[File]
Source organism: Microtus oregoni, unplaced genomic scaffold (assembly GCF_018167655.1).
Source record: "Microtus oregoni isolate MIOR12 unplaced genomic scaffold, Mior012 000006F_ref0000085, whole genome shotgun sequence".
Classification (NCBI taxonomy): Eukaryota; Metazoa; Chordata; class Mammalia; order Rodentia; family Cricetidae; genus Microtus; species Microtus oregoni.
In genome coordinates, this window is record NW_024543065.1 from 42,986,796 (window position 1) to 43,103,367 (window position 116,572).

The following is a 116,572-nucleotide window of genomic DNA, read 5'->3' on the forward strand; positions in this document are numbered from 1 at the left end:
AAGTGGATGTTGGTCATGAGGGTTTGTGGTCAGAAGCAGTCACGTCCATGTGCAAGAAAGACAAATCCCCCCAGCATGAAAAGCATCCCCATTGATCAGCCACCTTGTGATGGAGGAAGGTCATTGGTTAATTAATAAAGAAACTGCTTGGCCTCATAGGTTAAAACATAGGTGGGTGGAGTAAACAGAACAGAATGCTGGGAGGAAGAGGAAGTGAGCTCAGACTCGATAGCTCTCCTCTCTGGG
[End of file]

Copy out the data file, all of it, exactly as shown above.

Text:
Source organism: Microtus oregoni, unplaced genomic scaffold (assembly GCF_018167655.1).
Source record: "Microtus oregoni isolate MIOR12 unplaced genomic scaffold, Mior012 000006F_ref0000085, whole genome shotgun sequence".
Classification (NCBI taxonomy): Eukaryota; Metazoa; Chordata; class Mammalia; order Rodentia; family Cricetidae; genus Microtus; species Microtus oregoni.
In genome coordinates, this window is record NW_024543065.1 from 42,986,796 (window position 1) to 43,103,367 (window position 116,572).

The following is a 116,572-nucleotide window of genomic DNA, read 5'->3' on the forward strand; positions in this document are numbered from 1 at the left end:
AAGTGGATGTTGGTCATGAGGGTTTGTGGTCAGAAGCAGTCACGTCCATGTGCAAGAAAGACAAATCCCCCCAGCATGAAAAGCATCCCCATTGATCAGCCACCTTGTGATGGAGGAAGGTCATTGGTTAATTAATAAAGAAACTGCTTGGCCTCATAGGTTAAAACATAGGTGGGTGGAGTAAACAGAACAGAATGCTGGGAGGAAGAGGAAGTGAGCTCAGACTCGATAGCTCTCCTCTCTGGG